BERCEUSE - CLASSICS FOR RELAXING AND DREAMING
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BERCEUSE is the French word for a cradle-song, and in this album we recapturethose moments of tranquillity and dreams fashioned bythose memorable melodies from the world of classical music. Thirteen tracks havebeen selected from the extensive Naxos catalogueof compact discs...
?áPyotr Il'yich Tchaikovsky brings to life that magical worldof fantasy in his ballet, The SleepingBeauty. It is the well-known story of the Princess put to sleep by the evilwitch until the handsome Prince comes to wake her with a kiss. The graceful Adagio forms part of the happy and colourful third act, perfectly picturing the grace of theballerinas.
The year1802 was a turbulent one in the life of Ludwigvan Beethoven. He was thirty-two and had fallen in love with the Countess Giulietta Guicciardi who was justseventeen. Sadly it was a one-sided love, and the following year her hand wasplaced in marriage elsewhere. His mixed emotions surfaced in the Piano Sonatas he was composing at thetime. The tenderness of the 'Moonlight'sonata contrasts with the stormy eruptions of 'The Tempest' sonata. Yet in the eye of the storm comes a moment ofquiet resignation in the Adagio.
The musicof the 17th century Italian composer, AntonioVivaldi, has entered the world of 'pop' classicswith his atmospheric The Four Seasons.
In his later life he directed music at a school for orphaned and abandonedgirls, and musicians travelled from afar to hear thewonderful orchestra and soloists from Piet?á. Many ofhis concertos were written to demonstrate their brilliance, while the centralslow movements pictured a feminine lyricism.
A centurylater Wolfgang Amadeus Mozart
wasthe celebrated prodigy, writing music of value by the age of five. Central tohis vast catalogue of works was the imposing series of symphonies. TheThirty-fifth, the 'Haffner', was completed in 1782,having started out life as a Serenade commissioned by the Haffnerfamily in Salzburg
He later condensed the six movements to four, with a particularly warm-toned Adagio. Mozart also wrote concertos foralmost every instrument, including twenty-seven keyboard concertos. TheFourteenth was written in 1784 for his pupil, Barbara Ployer,and has a most innocent a restful Andante
It lookedas if Louis Spohr
was following in Mozart's footsteps, composing and playing the violin to aprofessional standard at the age of eight. As a virtuoso violinist, conductorand composer, he was to become one of the highest paid musicians of his day. Hewas eventually placed in charge of the finest orchestra and opera house in Germany, andthat provided the stimulus for a series of operas and major orchestral works. Todayhe is largely remembered by his chamber music, though his series of violinconcertos are acclaimed as outstanding examples of music from that period. TheSeventh dates from 1814, and contains an elegant Adagio as the second movement.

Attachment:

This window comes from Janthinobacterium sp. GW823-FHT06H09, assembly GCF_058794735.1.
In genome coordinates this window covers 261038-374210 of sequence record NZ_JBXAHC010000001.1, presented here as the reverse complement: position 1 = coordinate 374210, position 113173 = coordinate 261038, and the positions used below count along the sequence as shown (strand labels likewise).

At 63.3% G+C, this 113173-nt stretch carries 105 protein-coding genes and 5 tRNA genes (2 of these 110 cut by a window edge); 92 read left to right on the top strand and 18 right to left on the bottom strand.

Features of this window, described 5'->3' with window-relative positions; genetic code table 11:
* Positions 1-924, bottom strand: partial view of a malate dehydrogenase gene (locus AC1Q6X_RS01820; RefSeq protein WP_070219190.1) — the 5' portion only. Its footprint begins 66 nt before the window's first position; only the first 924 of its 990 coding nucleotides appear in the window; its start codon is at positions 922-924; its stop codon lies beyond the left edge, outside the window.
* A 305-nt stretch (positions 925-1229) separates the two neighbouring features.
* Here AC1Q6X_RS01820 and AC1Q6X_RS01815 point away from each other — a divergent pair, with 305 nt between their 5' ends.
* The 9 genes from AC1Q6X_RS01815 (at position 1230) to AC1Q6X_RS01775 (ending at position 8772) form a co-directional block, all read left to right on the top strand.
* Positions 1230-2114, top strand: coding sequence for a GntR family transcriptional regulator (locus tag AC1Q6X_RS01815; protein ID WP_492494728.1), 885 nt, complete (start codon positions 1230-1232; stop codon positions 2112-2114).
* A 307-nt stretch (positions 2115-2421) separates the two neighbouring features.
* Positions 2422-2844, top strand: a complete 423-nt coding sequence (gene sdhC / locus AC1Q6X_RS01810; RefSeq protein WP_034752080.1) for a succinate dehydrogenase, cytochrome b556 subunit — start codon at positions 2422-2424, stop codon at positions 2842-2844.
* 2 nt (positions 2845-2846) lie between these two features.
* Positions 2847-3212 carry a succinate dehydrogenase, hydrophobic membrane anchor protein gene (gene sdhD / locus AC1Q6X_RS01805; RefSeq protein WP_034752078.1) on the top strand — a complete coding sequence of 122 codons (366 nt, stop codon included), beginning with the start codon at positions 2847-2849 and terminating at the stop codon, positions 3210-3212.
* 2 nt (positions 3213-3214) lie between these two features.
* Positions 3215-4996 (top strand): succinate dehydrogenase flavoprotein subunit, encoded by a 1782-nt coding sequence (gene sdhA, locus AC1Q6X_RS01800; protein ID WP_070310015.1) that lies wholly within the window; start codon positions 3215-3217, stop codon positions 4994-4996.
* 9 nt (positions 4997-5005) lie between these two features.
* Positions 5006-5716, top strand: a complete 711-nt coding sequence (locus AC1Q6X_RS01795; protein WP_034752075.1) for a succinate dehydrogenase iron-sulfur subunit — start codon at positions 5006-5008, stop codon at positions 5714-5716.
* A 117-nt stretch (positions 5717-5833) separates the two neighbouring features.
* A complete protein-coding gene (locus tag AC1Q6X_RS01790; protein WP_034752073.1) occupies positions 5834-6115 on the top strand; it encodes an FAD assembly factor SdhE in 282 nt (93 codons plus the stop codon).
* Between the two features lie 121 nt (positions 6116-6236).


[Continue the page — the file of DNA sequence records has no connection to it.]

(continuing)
appears to have had no love for his native Poland,and from 1830 enjoyed the adulation of his audiences in Paris, where he remained until his death atthe age of thirty-nine. In 1838 he completed his set of Twenty-four Preludes,
the second was to become the best known.
Throughout his early life Gabriel Faure composed only in the summer holidays, the rest of his time was spent as teacher and church organist. His life was to change in his late forties when a number of unexpected appointments led to the post of Director of the Paris Conservatoire. His subsequent influence on French music in the early 20th century cannot be overstated. For his own part he was always seeking to write large-scale works, but he was a miniaturist and elegant composer. The Berceuse, an early work dating from 1880, became a particular favourite of the composer.
Johann Sebastian Bach was born in 1685 and was to becomethe greatest German composer of his time. Among his massive output are the Four Orchestral Suites, written in anelegant French style, the crisp Overture
coming from the second suite composed around 1737.
Joseph Haydn was one of life's late starters,his major compositions coming after his fortieth birthday. But he soon made upfor lost time, and in the last thirty-seven years of his life produced a floodof music. In 1787 he received a commission to supply a work in seven sectionsto punctuate the sermon for Good Friday in the Cathedral at Cadiz.
He found the task of writing seven successive slow movements taxing, but thefinished work was outstanding. First written for string orchestra, Haydn latermade a string quartet version, and it is in this format that the Seven Last Words of Christ have become known.
George Frederic Handel
made such an impact on the musical world, that royal courts were vying for his services. In1710 he went to London
and received such adulation, that two years later he settled there, and becamea naturalised English citizen. He served the Royal Court withdistinction, and the appetite for his music was overwhelming. Among his worksfrom 1739 are the TwelveConcerti Grossi, the slow movement from theeighth being of particularly graceful repose.
Tornbetween his love of his music and the naval traditions of his family, theRussian composer, Nikolay Rimsky-Korsakov, enlisted as a navalcadet, and spent his younger years on board boat. It was that famous trio of composers,Balakirev, Mussorgsky and Cui, who persuaded him tojoin them, and when he returned from his next voyage he had with him his first symphony.
Though fame came through his three orchestral works, Sheherazade, Capriccio Espagnol and the Russian Easter Festival Overture, hewanted t